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Republican U.S. presidential candidate Donald Trump puts his fingers to his eyes while talking about an audience member who was crying during his news conference at the construction site of the Trump International Hotel at the Old Post Office Building in Washington.
Reuters/Jim Bourg
Washington cry-babies.
DIPLOMACY!

Donald Trump finally names his foreign policy advisers—including one who thinks the US can do business with Putin

By Steve LeVine

Donald Trump and Vladimir Putin have had a rocky bromance, frequently trading compliments before their relationship hit a few rocks last week. But Trump’s newly named team of foreign advisors includes one expert who may bring them closer once again.

Carter Page is a former executive with Merrill Lynch who now runs his own international investment firm and teaches energy policy at Bard College. He is a Russia specialist highly critical of the US role in Ukraine, and with a long history of skepticism toward what he regards as unnecessarily antagonistic US policy toward Moscow.

Trump has called Russian president Vladimir Putin “a bright and talented person” with whom he would “get along very well.” Even if Page might not use the same words, that attitude would not differ materially from his own general view of Putin as someone with whom the West can do business.

When Page was with Merrill Lynch, he formed lasting relationships with his counterparts at Gazprom, the Russian natural gas giant, and has expressed the belief that the US could accomplish more in Russia relations by seeking a partnership than with threats.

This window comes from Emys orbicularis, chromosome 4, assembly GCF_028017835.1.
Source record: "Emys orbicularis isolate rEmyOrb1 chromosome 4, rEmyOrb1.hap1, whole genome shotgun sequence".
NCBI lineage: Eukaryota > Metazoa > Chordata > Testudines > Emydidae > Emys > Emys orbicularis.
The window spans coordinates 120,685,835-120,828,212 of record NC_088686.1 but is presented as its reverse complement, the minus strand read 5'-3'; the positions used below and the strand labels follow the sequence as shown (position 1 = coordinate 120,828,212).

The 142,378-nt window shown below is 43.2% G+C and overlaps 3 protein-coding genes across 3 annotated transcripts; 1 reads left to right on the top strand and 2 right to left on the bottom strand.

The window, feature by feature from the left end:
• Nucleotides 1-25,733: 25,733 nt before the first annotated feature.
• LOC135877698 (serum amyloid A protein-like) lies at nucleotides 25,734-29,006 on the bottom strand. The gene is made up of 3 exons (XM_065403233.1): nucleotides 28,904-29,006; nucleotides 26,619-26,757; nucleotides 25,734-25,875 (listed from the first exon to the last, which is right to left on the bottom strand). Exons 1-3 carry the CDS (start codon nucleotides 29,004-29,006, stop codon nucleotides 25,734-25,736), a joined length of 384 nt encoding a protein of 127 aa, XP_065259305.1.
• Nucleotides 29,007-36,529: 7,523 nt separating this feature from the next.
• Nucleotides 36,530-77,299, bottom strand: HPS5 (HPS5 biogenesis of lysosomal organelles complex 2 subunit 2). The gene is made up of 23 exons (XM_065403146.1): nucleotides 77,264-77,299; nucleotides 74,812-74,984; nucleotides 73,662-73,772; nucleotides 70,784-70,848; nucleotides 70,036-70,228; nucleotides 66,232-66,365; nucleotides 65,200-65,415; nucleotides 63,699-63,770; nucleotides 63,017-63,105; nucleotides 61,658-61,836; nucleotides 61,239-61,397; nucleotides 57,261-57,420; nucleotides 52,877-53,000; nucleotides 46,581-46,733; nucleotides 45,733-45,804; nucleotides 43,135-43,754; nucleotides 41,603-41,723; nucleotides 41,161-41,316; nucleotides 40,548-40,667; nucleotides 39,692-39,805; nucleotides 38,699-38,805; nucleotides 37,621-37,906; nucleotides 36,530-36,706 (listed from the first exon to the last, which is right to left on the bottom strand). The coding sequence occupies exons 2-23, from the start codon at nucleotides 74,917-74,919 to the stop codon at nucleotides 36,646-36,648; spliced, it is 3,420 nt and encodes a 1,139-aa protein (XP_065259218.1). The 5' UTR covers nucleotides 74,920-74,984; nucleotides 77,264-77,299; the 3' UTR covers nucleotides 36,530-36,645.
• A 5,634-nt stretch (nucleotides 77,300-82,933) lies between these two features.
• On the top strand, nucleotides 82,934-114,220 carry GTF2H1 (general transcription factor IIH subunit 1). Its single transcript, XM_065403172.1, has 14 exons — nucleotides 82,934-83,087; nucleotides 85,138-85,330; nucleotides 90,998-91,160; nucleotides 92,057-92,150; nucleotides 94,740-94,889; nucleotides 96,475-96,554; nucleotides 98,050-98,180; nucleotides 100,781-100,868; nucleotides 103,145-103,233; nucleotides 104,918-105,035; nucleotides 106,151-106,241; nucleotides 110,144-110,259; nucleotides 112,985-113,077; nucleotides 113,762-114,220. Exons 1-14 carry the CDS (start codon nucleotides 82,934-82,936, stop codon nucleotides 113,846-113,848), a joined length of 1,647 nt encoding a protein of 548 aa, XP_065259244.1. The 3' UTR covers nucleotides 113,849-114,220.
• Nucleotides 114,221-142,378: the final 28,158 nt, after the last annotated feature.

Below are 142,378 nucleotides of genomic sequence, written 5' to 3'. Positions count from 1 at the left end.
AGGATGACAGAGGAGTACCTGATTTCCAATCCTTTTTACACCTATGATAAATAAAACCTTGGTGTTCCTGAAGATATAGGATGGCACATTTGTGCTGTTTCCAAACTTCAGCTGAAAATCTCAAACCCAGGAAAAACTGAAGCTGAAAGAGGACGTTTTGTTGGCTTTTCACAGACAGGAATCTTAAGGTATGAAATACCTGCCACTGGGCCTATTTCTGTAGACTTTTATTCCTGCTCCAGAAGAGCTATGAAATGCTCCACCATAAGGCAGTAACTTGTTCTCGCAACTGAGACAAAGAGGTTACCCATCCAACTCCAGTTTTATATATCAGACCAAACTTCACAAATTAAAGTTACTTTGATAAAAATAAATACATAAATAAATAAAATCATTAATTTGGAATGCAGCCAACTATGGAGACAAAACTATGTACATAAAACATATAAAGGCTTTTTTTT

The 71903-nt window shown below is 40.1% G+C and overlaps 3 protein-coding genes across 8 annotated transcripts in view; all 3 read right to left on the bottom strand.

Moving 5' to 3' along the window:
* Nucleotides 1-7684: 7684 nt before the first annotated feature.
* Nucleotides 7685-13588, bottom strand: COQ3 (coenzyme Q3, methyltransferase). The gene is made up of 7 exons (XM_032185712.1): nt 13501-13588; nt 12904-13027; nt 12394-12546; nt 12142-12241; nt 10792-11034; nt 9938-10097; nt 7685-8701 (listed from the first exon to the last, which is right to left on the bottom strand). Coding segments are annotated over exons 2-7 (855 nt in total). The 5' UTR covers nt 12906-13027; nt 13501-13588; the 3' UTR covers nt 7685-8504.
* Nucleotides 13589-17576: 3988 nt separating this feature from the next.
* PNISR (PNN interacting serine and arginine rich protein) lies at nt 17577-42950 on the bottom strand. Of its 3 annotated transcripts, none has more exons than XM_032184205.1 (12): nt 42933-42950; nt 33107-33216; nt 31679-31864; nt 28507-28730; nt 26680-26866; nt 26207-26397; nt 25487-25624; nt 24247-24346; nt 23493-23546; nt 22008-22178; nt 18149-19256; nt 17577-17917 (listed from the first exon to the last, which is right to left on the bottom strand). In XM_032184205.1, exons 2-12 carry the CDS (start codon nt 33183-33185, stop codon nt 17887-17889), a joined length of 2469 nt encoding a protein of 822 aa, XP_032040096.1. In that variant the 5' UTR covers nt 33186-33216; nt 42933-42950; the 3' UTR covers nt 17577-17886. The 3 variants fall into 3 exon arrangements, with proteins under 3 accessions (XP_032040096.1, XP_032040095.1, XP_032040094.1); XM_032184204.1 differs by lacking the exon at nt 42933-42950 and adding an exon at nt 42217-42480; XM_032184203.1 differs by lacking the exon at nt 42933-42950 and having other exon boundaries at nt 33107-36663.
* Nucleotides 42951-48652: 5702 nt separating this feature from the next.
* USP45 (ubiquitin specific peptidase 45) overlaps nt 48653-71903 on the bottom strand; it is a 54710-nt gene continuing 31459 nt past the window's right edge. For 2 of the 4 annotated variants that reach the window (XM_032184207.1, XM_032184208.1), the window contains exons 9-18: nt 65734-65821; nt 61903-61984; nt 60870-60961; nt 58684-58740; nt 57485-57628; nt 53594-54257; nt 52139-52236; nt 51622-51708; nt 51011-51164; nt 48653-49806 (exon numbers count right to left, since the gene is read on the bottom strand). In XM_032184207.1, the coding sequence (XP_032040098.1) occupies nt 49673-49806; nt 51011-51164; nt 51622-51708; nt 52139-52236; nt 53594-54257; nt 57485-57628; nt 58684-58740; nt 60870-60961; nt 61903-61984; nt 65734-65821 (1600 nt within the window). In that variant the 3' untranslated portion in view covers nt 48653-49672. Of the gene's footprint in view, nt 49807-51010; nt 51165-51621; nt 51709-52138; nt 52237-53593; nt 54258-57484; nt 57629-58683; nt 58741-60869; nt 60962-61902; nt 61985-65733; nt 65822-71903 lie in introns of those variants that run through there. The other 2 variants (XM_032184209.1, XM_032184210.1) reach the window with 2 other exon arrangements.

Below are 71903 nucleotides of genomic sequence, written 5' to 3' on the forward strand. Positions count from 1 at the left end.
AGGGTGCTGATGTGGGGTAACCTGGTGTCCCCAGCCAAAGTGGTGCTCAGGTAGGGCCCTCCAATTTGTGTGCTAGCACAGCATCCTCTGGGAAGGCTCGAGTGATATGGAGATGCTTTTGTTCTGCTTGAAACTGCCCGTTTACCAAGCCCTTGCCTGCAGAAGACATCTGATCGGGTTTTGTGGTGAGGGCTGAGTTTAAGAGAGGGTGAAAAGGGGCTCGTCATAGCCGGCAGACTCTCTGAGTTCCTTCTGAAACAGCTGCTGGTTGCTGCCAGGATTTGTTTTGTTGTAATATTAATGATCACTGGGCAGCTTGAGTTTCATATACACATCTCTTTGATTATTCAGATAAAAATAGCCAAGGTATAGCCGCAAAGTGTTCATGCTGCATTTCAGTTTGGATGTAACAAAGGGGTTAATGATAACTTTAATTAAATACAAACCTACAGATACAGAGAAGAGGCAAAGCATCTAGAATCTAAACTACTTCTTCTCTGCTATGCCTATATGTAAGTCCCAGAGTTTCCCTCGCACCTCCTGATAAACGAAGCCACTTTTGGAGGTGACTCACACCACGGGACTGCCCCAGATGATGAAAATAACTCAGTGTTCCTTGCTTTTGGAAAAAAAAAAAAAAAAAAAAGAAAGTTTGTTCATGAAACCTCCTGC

In a 2014 piece he wrote for the Center for National Policy, a Washington think tank, Page argued that the US “instigated” the Ukrainian uprising in February 2014 that ousted pro-Russian president Viktor Yanukovych.

Page did not return phone, email, and text messages from Quartz, and it was not possible to confirm the degree to which he is involved with the Trump campaign. He has been active in Republican circles for many years, including with the McCain presidential campaign in 2008.

For months, Trump has rebuffed reporters who have asked for names of his advisers—quipping a few days ago that he is speaking with himself. But as he moves closer to winning the Republican presidential nomination, Trump is tacitly admitting that he needs to bring along establishment figures who could lend gravitas and counsel during the general election.

One DC establishment pillar is the Washington Post editorial board, which is where he finally provided the names of some advisers in a meeting today (March 21).

In the Post meeting, Trump pondered why Europe is not more active in attempting to resolve Ukraine’s standoff with Russia. “Why are we always the one that’s leading, potentially the third world war with Russia?” Trump asked.

Trump said he favors a smaller US role within NATO—a position that Putin would no doubt support. “NATO is costing us a fortune,” he said.